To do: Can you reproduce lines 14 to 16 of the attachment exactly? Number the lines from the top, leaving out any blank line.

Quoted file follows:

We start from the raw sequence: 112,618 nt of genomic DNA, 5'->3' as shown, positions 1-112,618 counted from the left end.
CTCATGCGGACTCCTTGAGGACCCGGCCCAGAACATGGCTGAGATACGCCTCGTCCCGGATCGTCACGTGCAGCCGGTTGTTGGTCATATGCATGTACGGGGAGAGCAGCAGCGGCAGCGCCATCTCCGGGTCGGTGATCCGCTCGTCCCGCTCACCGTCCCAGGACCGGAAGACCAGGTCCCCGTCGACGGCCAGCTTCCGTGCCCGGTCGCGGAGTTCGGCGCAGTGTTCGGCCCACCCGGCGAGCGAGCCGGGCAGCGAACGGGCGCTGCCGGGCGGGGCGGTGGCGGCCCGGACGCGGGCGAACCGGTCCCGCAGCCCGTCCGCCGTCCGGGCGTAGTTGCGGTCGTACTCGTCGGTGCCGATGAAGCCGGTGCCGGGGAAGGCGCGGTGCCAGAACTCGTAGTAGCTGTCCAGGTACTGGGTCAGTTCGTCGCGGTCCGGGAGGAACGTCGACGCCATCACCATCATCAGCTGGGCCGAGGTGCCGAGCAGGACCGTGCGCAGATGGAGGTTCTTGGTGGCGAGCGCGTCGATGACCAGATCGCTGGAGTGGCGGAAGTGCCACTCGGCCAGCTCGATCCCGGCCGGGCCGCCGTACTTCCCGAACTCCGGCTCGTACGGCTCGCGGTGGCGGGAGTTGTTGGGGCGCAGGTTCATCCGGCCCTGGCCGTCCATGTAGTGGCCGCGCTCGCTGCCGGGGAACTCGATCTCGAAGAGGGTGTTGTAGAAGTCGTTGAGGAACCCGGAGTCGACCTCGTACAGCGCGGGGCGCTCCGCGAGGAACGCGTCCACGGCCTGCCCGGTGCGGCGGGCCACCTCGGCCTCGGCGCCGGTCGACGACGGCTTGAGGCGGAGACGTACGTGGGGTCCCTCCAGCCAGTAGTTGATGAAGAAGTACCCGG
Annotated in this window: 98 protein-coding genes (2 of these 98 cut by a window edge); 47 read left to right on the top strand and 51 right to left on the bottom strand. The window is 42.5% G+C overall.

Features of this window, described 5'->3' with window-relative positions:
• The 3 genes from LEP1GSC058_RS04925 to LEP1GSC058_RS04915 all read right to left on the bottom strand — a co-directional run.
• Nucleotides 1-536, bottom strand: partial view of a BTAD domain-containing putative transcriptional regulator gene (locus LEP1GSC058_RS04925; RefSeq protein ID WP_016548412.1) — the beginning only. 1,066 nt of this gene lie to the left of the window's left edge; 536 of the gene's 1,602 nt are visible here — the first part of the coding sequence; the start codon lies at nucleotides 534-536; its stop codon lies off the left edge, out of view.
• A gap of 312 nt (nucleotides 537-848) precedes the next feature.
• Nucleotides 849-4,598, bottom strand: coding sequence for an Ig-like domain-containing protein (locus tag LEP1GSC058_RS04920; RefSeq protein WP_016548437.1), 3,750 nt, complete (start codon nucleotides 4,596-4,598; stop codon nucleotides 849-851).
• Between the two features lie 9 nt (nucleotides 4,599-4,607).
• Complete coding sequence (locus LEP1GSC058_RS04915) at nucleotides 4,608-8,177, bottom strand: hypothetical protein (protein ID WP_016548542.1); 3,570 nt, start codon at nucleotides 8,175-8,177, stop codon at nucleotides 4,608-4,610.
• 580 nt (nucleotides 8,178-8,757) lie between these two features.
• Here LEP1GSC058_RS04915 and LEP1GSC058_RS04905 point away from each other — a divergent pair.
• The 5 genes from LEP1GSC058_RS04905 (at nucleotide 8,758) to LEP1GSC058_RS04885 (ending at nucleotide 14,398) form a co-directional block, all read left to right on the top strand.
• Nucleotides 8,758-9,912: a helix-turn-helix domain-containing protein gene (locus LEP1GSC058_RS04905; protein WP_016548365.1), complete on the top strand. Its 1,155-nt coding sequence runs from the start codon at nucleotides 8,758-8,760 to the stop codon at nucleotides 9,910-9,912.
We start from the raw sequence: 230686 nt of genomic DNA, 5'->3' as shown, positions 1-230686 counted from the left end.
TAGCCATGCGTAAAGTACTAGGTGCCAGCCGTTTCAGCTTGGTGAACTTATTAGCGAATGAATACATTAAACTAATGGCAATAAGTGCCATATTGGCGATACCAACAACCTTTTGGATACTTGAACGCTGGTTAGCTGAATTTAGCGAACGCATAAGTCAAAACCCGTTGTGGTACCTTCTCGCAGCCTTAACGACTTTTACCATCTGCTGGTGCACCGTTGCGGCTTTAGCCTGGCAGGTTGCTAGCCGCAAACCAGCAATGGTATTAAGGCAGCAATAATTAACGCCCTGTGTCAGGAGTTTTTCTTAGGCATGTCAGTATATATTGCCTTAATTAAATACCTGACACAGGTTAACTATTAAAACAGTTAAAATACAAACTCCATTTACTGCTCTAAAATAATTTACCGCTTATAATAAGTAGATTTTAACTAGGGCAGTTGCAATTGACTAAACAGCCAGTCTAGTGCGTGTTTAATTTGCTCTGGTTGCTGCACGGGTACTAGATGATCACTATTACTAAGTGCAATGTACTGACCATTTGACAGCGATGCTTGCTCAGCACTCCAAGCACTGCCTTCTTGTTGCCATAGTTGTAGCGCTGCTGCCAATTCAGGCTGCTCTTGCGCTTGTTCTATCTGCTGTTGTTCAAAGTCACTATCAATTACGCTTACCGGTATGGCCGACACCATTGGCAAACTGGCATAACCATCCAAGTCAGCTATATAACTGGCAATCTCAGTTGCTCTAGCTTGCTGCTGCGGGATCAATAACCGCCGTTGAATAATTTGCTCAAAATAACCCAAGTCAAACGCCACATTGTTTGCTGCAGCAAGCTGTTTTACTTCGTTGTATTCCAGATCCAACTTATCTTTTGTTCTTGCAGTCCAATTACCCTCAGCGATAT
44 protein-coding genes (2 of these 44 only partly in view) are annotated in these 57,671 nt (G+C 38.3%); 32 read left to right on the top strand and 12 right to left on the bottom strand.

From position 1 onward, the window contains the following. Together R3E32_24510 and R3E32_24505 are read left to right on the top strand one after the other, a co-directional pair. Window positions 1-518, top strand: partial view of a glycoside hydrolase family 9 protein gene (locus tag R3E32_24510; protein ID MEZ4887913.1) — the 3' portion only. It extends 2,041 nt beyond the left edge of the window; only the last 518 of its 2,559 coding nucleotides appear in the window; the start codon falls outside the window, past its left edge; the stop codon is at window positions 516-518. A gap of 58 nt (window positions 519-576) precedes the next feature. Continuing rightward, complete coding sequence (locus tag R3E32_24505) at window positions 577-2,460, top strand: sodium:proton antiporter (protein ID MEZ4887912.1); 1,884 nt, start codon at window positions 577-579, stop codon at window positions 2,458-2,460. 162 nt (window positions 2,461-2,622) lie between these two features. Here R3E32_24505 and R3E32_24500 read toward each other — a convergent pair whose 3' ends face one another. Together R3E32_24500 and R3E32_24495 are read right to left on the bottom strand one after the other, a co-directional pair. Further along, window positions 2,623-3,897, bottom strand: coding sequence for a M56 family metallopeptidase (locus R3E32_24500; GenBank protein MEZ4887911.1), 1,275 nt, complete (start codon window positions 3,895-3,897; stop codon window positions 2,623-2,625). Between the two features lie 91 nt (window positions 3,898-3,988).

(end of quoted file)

• Nucleotides 8,758-9,912: a helix-turn-helix domain-containing protein gene (locus LEP1GSC058_RS04905; protein WP_016548365.1), complete on the top strand. Its 1,155-nt coding sequence runs from the start codon at nucleotides 8,758-8,760 to the stop codon at nucleotides 9,910-9,912.
We start from the raw sequence: 230686 nt of genomic DNA, 5'->3' as shown, positions 1-230686 counted from the left end.
TAGCCATGCGTAAAGTACTAGGTGCCAGCCGTTTCAGCTTGGTGAACTTATTAGCGAATGAATACATTAAACTAATGGCAATAAGTGCCATATTGGCGATACCAACAACCTTTTGGATACTTGAACGCTGGTTAGCTGAATTTAGCGAACGCATAAGTCAAAACCCGTTGTGGTACCTTCTCGCAGCCTTAACGACTTTTACCATCTGCTGGTGCACCGTTGCGGCTTTAGCCTGGCAGGTTGCTAGCCGCAAACCAGCAATGGTATTAAGGCAGCAATAATTAACGCCCTGTGTCAGGAGTTTTTCTTAGGCATGTCAGTATATATTGCCTTAATTAAATACCTGACACAGGTTAACTATTAAAACAGTTAAAATACAAACTCCATTTACTGCTCTAAAATAATTTACCGCTTATAATAAGTAGATTTTAACTAGGGCAGTTGCAATTGACTAAACAGCCAGTCTAGTGCGTGTTTAATTTGCTCTGGTTGCTGCACGGGTACTAGATGATCACTATTACTAAGTGCAATGTACTGACCATTTGACAGCGATGCTTGCTCAGCACTCCAAGCACTGCCTTCTTGTTGCCATAGTTGTAGCGCTGCTGCCAATTCAGGCTGCTCTTGCGCTTGTTCTATCTGCTGTTGTTCAAAGTCACTATCAATTACGCTTACCGGTATGGCCGACACCATTGGCAAACTGGCATAACCATCCAAGTCAGCTATATAACTGGCAATCTCAGTTGCTCTAGCTTGCTGCTGCGGGATCAATAACCGCCGTTGAATAATTTGCTCAAAATAACCCAAGTCAAACGCCACATTGTTTGCTGCAGCAAGCTGTTTTACTTCGTTGTATTCCAGATCCAACTTATCTTTTGTTCTTGCAGTCCAATTACCCTCAGCGATAT